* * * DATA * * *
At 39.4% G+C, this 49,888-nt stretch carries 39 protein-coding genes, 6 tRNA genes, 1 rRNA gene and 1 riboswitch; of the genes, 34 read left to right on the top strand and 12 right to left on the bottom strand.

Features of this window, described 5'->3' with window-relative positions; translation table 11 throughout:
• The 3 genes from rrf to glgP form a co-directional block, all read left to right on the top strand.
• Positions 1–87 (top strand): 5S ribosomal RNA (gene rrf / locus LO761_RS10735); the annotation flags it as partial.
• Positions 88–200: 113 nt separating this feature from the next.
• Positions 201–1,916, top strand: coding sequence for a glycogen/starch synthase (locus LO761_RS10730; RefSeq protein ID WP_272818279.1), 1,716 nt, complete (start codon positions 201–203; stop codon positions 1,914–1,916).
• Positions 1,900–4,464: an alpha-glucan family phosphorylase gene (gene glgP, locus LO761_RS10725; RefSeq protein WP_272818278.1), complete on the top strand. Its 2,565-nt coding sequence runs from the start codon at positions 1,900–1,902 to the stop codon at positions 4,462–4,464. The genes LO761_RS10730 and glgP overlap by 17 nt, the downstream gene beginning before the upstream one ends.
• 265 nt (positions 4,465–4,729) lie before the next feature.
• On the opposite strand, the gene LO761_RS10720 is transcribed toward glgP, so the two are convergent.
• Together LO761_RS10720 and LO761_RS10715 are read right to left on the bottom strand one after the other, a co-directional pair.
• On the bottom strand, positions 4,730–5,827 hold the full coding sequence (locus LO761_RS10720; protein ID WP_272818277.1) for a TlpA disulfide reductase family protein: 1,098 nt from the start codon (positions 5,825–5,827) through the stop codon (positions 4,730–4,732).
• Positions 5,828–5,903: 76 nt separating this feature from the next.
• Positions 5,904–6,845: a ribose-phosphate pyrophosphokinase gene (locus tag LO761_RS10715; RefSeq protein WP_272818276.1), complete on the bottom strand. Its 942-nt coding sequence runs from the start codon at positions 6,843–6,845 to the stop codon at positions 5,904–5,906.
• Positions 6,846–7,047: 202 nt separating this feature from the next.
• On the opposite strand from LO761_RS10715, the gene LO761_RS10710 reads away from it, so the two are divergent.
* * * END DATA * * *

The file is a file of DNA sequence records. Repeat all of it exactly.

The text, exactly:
At 39.4% G+C, this 49,888-nt stretch carries 39 protein-coding genes, 6 tRNA genes, 1 rRNA gene and 1 riboswitch; of the genes, 34 read left to right on the top strand and 12 right to left on the bottom strand.

Features of this window, described 5'->3' with window-relative positions; translation table 11 throughout:
• The 3 genes from rrf to glgP form a co-directional block, all read left to right on the top strand.
• Positions 1–87 (top strand): 5S ribosomal RNA (gene rrf / locus LO761_RS10735); the annotation flags it as partial.
• Positions 88–200: 113 nt separating this feature from the next.
• Positions 201–1,916, top strand: coding sequence for a glycogen/starch synthase (locus LO761_RS10730; RefSeq protein ID WP_272818279.1), 1,716 nt, complete (start codon positions 201–203; stop codon positions 1,914–1,916).
• Positions 1,900–4,464: an alpha-glucan family phosphorylase gene (gene glgP, locus LO761_RS10725; RefSeq protein WP_272818278.1), complete on the top strand. Its 2,565-nt coding sequence runs from the start codon at positions 1,900–1,902 to the stop codon at positions 4,462–4,464. The genes LO761_RS10730 and glgP overlap by 17 nt, the downstream gene beginning before the upstream one ends.
• 265 nt (positions 4,465–4,729) lie before the next feature.
• On the opposite strand, the gene LO761_RS10720 is transcribed toward glgP, so the two are convergent.
• Together LO761_RS10720 and LO761_RS10715 are read right to left on the bottom strand one after the other, a co-directional pair.
• On the bottom strand, positions 4,730–5,827 hold the full coding sequence (locus LO761_RS10720; protein ID WP_272818277.1) for a TlpA disulfide reductase family protein: 1,098 nt from the start codon (positions 5,825–5,827) through the stop codon (positions 4,730–4,732).
• Positions 5,828–5,903: 76 nt separating this feature from the next.
• Positions 5,904–6,845: a ribose-phosphate pyrophosphokinase gene (locus tag LO761_RS10715; RefSeq protein WP_272818276.1), complete on the bottom strand. Its 942-nt coding sequence runs from the start codon at positions 6,843–6,845 to the stop codon at positions 5,904–5,906.
• Positions 6,846–7,047: 202 nt separating this feature from the next.
• On the opposite strand from LO761_RS10715, the gene LO761_RS10710 reads away from it, so the two are divergent.